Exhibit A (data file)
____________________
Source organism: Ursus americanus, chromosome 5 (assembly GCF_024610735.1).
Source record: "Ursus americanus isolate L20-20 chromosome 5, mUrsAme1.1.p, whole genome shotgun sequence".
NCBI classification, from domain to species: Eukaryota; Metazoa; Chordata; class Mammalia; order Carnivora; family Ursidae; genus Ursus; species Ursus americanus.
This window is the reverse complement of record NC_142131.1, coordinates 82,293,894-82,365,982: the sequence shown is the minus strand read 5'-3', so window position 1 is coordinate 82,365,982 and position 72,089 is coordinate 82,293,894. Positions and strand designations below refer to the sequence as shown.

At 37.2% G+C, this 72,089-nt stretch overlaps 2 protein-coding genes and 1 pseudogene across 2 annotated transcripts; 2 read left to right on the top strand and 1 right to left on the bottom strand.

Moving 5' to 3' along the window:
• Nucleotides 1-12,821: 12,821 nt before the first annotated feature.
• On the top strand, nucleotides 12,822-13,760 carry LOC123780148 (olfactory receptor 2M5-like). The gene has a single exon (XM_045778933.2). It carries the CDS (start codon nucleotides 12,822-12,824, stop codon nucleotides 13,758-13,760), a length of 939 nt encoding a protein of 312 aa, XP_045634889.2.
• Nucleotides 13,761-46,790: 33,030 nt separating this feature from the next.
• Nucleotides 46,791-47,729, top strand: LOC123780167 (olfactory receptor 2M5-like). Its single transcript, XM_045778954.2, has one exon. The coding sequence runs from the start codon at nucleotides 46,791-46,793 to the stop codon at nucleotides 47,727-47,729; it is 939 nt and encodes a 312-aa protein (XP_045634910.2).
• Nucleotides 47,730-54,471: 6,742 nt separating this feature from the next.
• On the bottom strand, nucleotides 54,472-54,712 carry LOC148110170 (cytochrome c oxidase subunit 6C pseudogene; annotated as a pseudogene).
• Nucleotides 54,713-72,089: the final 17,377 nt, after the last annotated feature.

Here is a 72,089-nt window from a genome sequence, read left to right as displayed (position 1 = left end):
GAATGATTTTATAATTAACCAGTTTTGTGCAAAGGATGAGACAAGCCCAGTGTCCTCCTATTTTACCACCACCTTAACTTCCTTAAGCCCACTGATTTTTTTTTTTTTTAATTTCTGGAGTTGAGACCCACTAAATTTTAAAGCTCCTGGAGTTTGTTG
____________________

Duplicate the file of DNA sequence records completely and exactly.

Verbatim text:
Source organism: Ursus americanus, chromosome 5 (assembly GCF_024610735.1).
Source record: "Ursus americanus isolate L20-20 chromosome 5, mUrsAme1.1.p, whole genome shotgun sequence".
NCBI classification, from domain to species: Eukaryota; Metazoa; Chordata; class Mammalia; order Carnivora; family Ursidae; genus Ursus; species Ursus americanus.
This window is the reverse complement of record NC_142131.1, coordinates 82,293,894-82,365,982: the sequence shown is the minus strand read 5'-3', so window position 1 is coordinate 82,365,982 and position 72,089 is coordinate 82,293,894. Positions and strand designations below refer to the sequence as shown.

At 37.2% G+C, this 72,089-nt stretch overlaps 2 protein-coding genes and 1 pseudogene across 2 annotated transcripts; 2 read left to right on the top strand and 1 right to left on the bottom strand.

Moving 5' to 3' along the window:
• Nucleotides 1-12,821: 12,821 nt before the first annotated feature.
• On the top strand, nucleotides 12,822-13,760 carry LOC123780148 (olfactory receptor 2M5-like). The gene has a single exon (XM_045778933.2). It carries the CDS (start codon nucleotides 12,822-12,824, stop codon nucleotides 13,758-13,760), a length of 939 nt encoding a protein of 312 aa, XP_045634889.2.
• Nucleotides 13,761-46,790: 33,030 nt separating this feature from the next.
• Nucleotides 46,791-47,729, top strand: LOC123780167 (olfactory receptor 2M5-like). Its single transcript, XM_045778954.2, has one exon. The coding sequence runs from the start codon at nucleotides 46,791-46,793 to the stop codon at nucleotides 47,727-47,729; it is 939 nt and encodes a 312-aa protein (XP_045634910.2).
• Nucleotides 47,730-54,471: 6,742 nt separating this feature from the next.
• On the bottom strand, nucleotides 54,472-54,712 carry LOC148110170 (cytochrome c oxidase subunit 6C pseudogene; annotated as a pseudogene).
• Nucleotides 54,713-72,089: the final 17,377 nt, after the last annotated feature.

Here is a 72,089-nt window from a genome sequence, read left to right as displayed (position 1 = left end):
GAATGATTTTATAATTAACCAGTTTTGTGCAAAGGATGAGACAAGCCCAGTGTCCTCCTATTTTACCACCACCTTAACTTCCTTAAGCCCACTGATTTTTTTTTTTTTTAATTTCTGGAGTTGAGACCCACTAAATTTTAAAGCTCCTGGAGTTTGTTG